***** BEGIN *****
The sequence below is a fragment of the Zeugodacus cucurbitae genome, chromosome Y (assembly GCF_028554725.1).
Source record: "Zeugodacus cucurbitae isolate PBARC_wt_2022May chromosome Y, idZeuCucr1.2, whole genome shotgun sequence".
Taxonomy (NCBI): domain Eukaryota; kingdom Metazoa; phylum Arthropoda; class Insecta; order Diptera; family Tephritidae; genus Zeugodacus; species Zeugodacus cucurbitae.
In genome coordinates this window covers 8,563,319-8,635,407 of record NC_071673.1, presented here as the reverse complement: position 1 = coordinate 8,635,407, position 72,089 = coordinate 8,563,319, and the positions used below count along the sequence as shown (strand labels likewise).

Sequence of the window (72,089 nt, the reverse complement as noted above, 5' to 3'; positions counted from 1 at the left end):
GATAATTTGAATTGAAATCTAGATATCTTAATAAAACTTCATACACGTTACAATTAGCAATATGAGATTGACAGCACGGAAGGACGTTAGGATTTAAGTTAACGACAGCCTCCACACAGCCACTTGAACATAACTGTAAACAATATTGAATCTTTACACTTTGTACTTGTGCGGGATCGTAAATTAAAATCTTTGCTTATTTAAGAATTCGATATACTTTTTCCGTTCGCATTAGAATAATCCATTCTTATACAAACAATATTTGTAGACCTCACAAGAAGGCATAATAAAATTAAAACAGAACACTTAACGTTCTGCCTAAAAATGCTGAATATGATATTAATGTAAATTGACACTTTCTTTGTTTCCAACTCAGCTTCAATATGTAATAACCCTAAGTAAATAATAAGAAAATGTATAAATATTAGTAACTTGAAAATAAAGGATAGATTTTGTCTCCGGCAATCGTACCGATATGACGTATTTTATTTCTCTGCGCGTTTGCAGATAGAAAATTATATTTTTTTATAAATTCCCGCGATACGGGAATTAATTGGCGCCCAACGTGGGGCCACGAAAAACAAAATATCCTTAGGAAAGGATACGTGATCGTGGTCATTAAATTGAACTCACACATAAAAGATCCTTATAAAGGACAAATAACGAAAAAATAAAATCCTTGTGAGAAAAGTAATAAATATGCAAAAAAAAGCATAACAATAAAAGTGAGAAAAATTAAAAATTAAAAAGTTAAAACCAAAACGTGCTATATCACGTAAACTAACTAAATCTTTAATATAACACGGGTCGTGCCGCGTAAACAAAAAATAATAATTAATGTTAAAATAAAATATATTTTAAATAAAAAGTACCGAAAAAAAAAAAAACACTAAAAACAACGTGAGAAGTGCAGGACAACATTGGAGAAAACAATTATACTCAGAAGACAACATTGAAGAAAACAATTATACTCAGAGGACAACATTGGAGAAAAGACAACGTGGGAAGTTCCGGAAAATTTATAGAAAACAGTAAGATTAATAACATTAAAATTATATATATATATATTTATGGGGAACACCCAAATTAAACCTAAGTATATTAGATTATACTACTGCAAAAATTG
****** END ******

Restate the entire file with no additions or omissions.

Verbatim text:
The sequence below is a fragment of the Zeugodacus cucurbitae genome, chromosome Y (assembly GCF_028554725.1).
Source record: "Zeugodacus cucurbitae isolate PBARC_wt_2022May chromosome Y, idZeuCucr1.2, whole genome shotgun sequence".
Taxonomy (NCBI): domain Eukaryota; kingdom Metazoa; phylum Arthropoda; class Insecta; order Diptera; family Tephritidae; genus Zeugodacus; species Zeugodacus cucurbitae.
In genome coordinates this window covers 8,563,319-8,635,407 of record NC_071673.1, presented here as the reverse complement: position 1 = coordinate 8,635,407, position 72,089 = coordinate 8,563,319, and the positions used below count along the sequence as shown (strand labels likewise).

Sequence of the window (72,089 nt, the reverse complement as noted above, 5' to 3'; positions counted from 1 at the left end):
GATAATTTGAATTGAAATCTAGATATCTTAATAAAACTTCATACACGTTACAATTAGCAATATGAGATTGACAGCACGGAAGGACGTTAGGATTTAAGTTAACGACAGCCTCCACACAGCCACTTGAACATAACTGTAAACAATATTGAATCTTTACACTTTGTACTTGTGCGGGATCGTAAATTAAAATCTTTGCTTATTTAAGAATTCGATATACTTTTTCCGTTCGCATTAGAATAATCCATTCTTATACAAACAATATTTGTAGACCTCACAAGAAGGCATAATAAAATTAAAACAGAACACTTAACGTTCTGCCTAAAAATGCTGAATATGATATTAATGTAAATTGACACTTTCTTTGTTTCCAACTCAGCTTCAATATGTAATAACCCTAAGTAAATAATAAGAAAATGTATAAATATTAGTAACTTGAAAATAAAGGATAGATTTTGTCTCCGGCAATCGTACCGATATGACGTATTTTATTTCTCTGCGCGTTTGCAGATAGAAAATTATATTTTTTTATAAATTCCCGCGATACGGGAATTAATTGGCGCCCAACGTGGGGCCACGAAAAACAAAATATCCTTAGGAAAGGATACGTGATCGTGGTCATTAAATTGAACTCACACATAAAAGATCCTTATAAAGGACAAATAACGAAAAAATAAAATCCTTGTGAGAAAAGTAATAAATATGCAAAAAAAAGCATAACAATAAAAGTGAGAAAAATTAAAAATTAAAAAGTTAAAACCAAAACGTGCTATATCACGTAAACTAACTAAATCTTTAATATAACACGGGTCGTGCCGCGTAAACAAAAAATAATAATTAATGTTAAAATAAAATATATTTTAAATAAAAAGTACCGAAAAAAAAAAAAACACTAAAAACAACGTGAGAAGTGCAGGACAACATTGGAGAAAACAATTATACTCAGAAGACAACATTGAAGAAAACAATTATACTCAGAGGACAACATTGGAGAAAAGACAACGTGGGAAGTTCCGGAAAATTTATAGAAAACAGTAAGATTAATAACATTAAAATTATATATATATATATTTATGGGGAACACCCAAATTAAACCTAAGTATATTAGATTATACTACTGCAAAAATTG